Cyber security: an urgent business priority | KPMG | UK

Cyber security: an urgent business priority

Cyber security: an urgent business priority

Poor cyber security puts revenues and reputations at risk, which is why it should be such a high priority for the whole C-suite.

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Partner and UK Head of Cyber Security

KPMG LLP (UK)

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Cyber risk can evolve quickly into regulatory, legal and reputational risk. Following a few key principles, can help boards and C-level leaders gain confidence that their business has the right defences in place.

Business leaders are losing sleep over cyber risk with these issues now sitting at the top of CEOs’ ranking of global risks - with 72% afraid their firms are not fully prepared for cyber events. 

This figure is hardly surprising, every company is now a cyber company. Technology is increasingly embedded in products and customer relationships and is creating endless links with companies’ suppliers and service providers. That level of connectivity will only grow as businesses take advantage of big data, artificial intelligence (AI) and other aspects of the ‘fourth industrial revolution’.  

Cyber security is therefore vital to today’s businesses – both in terms of risks and opportunities. On the downside, cyber risk is contagious and fast-moving. It can evolve rapidly into regulatory, legal and reputational risk. That, in turn, can pose unpredictable threats to a firm’s revenues and strategy and even, at worst, its very survival. Increasing connectivity also widens a firm’s attack surface and can end up reducing security to the lowest common denominator in its supply chain. 

But, there is plenty of upside too. Cyber security is also integral to a company’s growth. Those that manage cyber risks well tend to have greater confidence and ambition. Some 88% of CEOs say they see security as a driver of innovation. And, it is also closely tied to customer loyalty and trust – invaluable assets in a digital world.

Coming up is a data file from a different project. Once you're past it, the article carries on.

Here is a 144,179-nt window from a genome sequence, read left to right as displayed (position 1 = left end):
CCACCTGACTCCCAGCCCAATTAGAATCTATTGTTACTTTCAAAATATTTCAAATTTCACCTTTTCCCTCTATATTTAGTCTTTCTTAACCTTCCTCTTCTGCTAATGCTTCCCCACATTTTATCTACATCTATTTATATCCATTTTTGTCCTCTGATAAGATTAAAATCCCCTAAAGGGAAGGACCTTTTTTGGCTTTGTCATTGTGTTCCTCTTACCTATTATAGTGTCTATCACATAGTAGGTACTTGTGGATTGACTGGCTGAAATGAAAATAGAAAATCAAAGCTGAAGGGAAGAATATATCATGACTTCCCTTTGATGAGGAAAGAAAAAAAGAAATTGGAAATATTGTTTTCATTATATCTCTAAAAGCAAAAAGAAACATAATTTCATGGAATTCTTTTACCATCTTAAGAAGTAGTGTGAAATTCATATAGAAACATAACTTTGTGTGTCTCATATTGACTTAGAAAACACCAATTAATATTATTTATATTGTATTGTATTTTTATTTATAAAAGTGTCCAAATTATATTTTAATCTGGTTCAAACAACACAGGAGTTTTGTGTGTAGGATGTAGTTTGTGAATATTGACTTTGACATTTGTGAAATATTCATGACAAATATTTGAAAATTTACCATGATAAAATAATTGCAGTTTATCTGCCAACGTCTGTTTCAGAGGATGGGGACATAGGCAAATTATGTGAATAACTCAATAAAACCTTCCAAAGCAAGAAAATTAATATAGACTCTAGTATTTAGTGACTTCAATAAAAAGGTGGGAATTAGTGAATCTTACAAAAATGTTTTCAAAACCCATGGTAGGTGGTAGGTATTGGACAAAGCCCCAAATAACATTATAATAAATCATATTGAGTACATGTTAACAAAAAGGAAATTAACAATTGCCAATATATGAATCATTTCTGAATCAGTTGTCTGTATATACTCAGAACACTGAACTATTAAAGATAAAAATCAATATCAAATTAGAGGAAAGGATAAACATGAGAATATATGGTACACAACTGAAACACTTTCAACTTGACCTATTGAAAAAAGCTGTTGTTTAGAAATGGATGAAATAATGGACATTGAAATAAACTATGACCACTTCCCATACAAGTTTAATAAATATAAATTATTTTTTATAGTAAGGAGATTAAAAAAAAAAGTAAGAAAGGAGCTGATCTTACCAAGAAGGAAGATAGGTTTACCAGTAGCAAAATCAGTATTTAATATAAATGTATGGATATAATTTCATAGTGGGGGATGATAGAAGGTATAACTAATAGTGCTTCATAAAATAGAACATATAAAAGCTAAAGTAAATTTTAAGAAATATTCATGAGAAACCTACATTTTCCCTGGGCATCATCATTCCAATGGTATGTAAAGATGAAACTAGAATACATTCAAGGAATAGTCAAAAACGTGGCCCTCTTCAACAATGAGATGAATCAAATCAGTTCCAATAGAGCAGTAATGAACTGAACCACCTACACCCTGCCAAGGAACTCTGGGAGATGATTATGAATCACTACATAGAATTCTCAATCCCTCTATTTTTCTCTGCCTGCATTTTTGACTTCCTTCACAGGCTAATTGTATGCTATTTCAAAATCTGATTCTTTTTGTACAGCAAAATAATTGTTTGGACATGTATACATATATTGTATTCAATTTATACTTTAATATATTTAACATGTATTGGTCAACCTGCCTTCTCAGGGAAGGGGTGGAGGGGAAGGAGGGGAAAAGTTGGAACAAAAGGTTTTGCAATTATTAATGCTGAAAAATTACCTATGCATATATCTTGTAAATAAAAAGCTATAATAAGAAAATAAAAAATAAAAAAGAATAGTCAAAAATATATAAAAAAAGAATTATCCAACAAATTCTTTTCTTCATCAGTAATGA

Given the scale of these risks and opportunities, cyber security has emerged as a board level issue. In fact, there is probably no other operational matter with the same potential to affect a company’s growth, reputation, innovation and investor relations. Board and C-level leaders don’t need to become technology experts. But, they do need to understand that cyber security is their responsibility and ensure appropriate measures are in place.

When it comes to cyber security, we believe there are four golden rules which companies should follow. 

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The four golden rules

  1. Cyber needs a clear owner in the C-suite inner circle, even if it’s not a CEO’s direct responsibility. Cyber security should not be delegated entirely to CIOs or other technology leaders. 
  2. Every major decision – including M&A, marketing campaigns, product development and outsourcing – should be viewed through the lens of cyber security. 
  3. Companies need an intelligence plan. No organisation can defend itself against every single attack, but effective intelligence can allow companies to identify possible attackers and their likely methods.  
  4. Organisations must be able to detect and remedy breaches quickly and successfully. That rapid response capability calls for agile governance just as much as it does technological capability. Cyber security considerations must be built into enterprise-wide risk frameworks. Exactly how you do that is far less important than achieving integration with mainstream risk management. It requires innovative technology, external co-operation and, most importantly, cyber leaders who combine technical skills with proven commercial expertise.

Every single aspect of today’s business environment now relies on powerful cyber security. It’s no longer a purely technological issue and companies should place it at the very top of their business agenda.

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